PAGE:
Ivan Sergeyevich Turgenev (November 9 [O.S. October 28] 1818 – September 3, 1883) was a Russian novelist, short-story writer, and playwright. His first major publication, a short-story collection entitled A Sportsman's Sketches(1852), was a milestone of Russian Realism, and his novel Fathers and Sons (1862) is regarded as one of the major works of 19th-century fiction.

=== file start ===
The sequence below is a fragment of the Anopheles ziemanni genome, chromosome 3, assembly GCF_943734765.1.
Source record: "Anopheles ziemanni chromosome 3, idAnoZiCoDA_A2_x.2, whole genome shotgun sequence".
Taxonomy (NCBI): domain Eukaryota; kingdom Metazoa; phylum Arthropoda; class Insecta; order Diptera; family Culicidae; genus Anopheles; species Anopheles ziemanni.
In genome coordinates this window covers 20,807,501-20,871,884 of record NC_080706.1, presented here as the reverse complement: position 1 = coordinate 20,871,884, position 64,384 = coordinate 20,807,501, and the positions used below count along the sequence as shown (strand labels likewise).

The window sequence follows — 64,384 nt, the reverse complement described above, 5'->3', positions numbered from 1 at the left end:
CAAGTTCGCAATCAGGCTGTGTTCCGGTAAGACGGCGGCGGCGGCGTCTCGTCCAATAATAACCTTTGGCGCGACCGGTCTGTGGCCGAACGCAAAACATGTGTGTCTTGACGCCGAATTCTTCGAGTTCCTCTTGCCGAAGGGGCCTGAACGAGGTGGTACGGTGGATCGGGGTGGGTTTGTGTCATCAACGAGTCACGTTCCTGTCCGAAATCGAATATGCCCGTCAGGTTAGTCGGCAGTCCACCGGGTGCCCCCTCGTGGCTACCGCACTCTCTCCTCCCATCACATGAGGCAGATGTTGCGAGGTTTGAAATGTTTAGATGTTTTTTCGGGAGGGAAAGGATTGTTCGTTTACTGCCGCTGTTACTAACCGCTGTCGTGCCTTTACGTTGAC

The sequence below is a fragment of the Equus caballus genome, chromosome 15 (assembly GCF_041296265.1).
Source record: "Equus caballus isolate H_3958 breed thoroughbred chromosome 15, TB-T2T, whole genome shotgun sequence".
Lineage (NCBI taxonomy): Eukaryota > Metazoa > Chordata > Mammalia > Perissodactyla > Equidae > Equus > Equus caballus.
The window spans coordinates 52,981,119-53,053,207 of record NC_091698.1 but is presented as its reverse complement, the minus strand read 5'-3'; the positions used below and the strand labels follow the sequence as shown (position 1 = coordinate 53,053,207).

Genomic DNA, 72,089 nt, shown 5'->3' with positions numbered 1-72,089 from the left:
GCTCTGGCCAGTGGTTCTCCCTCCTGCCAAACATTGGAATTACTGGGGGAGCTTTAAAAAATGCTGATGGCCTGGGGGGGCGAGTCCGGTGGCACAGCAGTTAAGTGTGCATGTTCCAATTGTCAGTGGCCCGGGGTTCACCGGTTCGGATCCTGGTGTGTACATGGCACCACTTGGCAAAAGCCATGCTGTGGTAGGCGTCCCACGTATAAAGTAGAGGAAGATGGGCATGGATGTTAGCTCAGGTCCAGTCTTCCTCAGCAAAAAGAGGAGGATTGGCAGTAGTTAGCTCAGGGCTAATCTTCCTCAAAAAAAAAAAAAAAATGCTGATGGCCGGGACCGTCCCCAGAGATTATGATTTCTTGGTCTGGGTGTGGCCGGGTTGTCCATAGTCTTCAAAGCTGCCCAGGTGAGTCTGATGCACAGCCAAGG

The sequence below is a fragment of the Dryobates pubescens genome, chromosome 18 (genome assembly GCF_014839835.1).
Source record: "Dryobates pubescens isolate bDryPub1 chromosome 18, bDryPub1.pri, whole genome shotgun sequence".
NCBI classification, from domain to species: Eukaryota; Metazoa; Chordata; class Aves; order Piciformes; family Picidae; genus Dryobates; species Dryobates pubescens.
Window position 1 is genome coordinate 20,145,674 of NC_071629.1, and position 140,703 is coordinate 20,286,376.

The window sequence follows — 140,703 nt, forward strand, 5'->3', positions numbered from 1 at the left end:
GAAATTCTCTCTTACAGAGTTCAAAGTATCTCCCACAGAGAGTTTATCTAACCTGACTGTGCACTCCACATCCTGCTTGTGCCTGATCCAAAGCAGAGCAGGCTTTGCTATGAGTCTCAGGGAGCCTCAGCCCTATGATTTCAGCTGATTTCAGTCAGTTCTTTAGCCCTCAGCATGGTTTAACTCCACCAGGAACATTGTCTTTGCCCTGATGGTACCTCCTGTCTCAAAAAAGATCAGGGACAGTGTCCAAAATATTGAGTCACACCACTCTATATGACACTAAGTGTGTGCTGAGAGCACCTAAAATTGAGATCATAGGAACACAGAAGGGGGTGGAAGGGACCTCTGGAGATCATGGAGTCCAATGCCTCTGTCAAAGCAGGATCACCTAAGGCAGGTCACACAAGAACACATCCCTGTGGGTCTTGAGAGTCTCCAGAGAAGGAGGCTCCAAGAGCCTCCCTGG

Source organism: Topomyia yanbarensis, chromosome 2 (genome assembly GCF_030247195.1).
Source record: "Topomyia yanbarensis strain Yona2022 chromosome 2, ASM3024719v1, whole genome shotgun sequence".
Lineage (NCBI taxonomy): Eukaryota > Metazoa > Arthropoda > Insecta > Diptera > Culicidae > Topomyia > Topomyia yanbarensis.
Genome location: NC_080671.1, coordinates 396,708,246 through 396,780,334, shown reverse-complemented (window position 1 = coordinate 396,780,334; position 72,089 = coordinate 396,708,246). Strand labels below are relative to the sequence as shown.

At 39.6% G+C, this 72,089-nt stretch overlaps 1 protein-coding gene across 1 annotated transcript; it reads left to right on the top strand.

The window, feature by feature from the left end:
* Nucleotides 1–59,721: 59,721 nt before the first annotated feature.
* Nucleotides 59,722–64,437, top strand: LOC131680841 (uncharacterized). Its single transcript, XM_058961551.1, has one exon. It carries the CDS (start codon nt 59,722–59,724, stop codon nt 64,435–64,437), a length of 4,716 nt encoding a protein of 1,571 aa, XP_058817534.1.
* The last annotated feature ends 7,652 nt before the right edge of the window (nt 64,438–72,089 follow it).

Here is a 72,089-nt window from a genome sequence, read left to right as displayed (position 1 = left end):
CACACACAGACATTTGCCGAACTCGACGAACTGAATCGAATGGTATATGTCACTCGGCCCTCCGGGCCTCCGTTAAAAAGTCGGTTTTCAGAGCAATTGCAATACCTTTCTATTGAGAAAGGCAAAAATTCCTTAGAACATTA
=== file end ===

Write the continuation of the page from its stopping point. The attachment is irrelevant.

1.) "For example, Leonard Schapiro, Turgenev, His Life and Times (New York: Random, 1978) 214, writes about Turgenev's agnosticism as follows: "Turgenev was not a determined atheist; there is ample evidence which shows that he was an agnostic who would have been happy to embrace the consolations of religion, but was, except perhaps on some rare occasions, unable to do so"; and Edgar Lehrman, Turgenev's Letters (New York: Knopf, 1961) xi, presents still another interpretation for Turgenev's lack of religion, suggesting literature as a possible substitution: "Sometimes Turgenev's attitude toward literature makes us wonder whether, for him, literature was not a surrogate religion - something in which he could believe unhesitatingly, unreservedly, and enthusiastically, something that somehow would make man in general and Turgenev in particular a little happier."" Harold Bloom, Ivan Turgenev, pages 95-96.